President Obama, Vice President Biden and members of the president’s cabinet met Monday with law enforcement representatives to discuss their proposals to fight gun violence.
The heads of the Major Cities Chiefs Association and the Major County Sheriffs Association were present in the Roosevelt Room of the White House along with the police chiefs of the communities that have suffered recent instances of mass shootings — Aurora, CO; Oak Creek, WI; and Newtown,CT.
After the mass shooting in Newtown in December that left 20 students and six adults dead, the president asked Biden to lead a task force to come up with a set of proposals, which were introduced in mid-January. The proposed legislation includes universal background checks and a ban on future sales of high-capacity magazines and assault weapons.
Obama said he brought law enforcement leaders to the White House because “they are where the rubber hits the road.” But their importance is also political. Police have provided a powerful counterweight to the gun lobby in past efforts to secure gun legislation.
“Hopefully if law enforcement officials who are dealing with this stuff every single day can come to some basic consensus in terms of steps that we need to take,” he said, “Congress is going to be paying attention to them, and we’ll be able to make progress.”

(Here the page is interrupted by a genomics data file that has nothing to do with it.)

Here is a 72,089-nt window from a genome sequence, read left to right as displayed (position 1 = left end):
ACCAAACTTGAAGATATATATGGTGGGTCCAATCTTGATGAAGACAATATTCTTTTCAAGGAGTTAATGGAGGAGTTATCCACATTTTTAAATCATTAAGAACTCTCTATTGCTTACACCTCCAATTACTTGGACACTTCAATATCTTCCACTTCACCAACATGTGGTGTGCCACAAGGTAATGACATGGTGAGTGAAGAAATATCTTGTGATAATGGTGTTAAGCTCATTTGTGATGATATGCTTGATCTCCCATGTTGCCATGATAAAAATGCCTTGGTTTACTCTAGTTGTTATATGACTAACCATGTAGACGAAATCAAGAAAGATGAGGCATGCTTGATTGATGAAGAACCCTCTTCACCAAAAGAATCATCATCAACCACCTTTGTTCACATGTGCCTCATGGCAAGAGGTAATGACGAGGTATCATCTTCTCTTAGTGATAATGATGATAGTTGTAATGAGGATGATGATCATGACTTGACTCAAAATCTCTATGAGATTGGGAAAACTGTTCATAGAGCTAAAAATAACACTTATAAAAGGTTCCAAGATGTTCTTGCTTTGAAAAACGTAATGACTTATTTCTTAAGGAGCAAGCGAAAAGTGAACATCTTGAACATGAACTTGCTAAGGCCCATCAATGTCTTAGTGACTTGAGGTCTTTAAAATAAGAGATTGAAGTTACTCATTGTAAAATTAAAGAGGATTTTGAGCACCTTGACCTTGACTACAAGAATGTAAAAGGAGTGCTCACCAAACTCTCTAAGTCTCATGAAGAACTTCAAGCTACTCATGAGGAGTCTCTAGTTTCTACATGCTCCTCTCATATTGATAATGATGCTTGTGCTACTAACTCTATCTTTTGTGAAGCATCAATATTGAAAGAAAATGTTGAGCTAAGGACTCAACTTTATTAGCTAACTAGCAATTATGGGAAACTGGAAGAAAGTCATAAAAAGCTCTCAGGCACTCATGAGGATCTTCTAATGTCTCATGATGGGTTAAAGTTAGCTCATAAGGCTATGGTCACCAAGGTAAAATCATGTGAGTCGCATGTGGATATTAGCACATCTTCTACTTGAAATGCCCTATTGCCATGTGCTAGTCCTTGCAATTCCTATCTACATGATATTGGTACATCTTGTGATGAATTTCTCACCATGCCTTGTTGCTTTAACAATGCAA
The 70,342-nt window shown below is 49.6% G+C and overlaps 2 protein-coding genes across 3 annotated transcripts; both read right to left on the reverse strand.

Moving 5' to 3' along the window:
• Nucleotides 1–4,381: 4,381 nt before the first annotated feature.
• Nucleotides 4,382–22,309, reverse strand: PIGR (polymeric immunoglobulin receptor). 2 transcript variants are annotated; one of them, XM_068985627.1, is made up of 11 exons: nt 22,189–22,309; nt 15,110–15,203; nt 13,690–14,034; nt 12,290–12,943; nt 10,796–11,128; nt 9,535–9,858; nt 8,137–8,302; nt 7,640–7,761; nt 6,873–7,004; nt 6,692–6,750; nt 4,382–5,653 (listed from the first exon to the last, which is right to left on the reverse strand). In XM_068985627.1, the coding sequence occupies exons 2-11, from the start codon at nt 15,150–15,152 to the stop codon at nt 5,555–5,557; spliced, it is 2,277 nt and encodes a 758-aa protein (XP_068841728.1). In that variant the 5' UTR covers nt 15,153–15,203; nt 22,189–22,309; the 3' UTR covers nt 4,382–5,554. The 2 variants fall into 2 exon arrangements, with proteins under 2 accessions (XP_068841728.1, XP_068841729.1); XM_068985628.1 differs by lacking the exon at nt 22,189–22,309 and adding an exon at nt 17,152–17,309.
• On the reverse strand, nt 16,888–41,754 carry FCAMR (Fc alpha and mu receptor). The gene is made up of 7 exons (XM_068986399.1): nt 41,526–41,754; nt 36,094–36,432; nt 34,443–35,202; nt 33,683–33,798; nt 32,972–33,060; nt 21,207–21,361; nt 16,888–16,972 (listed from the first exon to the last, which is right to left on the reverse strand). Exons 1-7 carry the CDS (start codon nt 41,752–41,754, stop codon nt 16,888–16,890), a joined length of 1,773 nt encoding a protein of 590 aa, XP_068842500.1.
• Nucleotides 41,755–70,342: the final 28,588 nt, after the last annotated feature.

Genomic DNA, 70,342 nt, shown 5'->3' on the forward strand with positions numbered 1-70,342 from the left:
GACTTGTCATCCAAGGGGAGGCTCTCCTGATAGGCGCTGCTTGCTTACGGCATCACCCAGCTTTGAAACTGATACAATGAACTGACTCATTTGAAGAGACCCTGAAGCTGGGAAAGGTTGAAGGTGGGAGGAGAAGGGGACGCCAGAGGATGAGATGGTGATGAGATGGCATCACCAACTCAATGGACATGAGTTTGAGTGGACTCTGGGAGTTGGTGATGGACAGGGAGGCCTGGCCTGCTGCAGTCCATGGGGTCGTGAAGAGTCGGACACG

The president also made clear that though the Newtown massacre was the spark that motivated the current interest in gun violence, he wasn’t just worried about reducing the relatively rare instances of a lone gunman murdering several people at one time. He also called for more better mental health care and school safety along with more funding for law enforcement agencies represented at the meeting to deal with the shootings they deal with on a far too regular basis.
“Many of them also recognize that it’s not only the high-profile mass shootings that are of concern here,” the president said. “It’s also what happens on a day in, day out basis in places like Chicago or Philadelphia, where young people are victims of gun violence every single day.”
A new study has shown that the president’s effort to pursue fight gun violence has been much more effective than any effort following a recent high-profile instance of a crime involving firearms. Stories about Newtown had nearly disappeared from the news until the president announced on January 9 that he “is going to act,” according to a study by George Washington University’s Danny Hayes.
Organizing for Action, the new nonprofit formed from the organizations that orchestrated Obama’s two presidential campaigns, is preparing to work with Mayors Against Illegal Guns, a group of more than 800 mayors pushing for national legislation, to push the president’s proposals through an unprecedented online effort.
Photo credit: AP Photo/Carolyn Kaster
Chart credit: The Washington Post‘s Wonkblog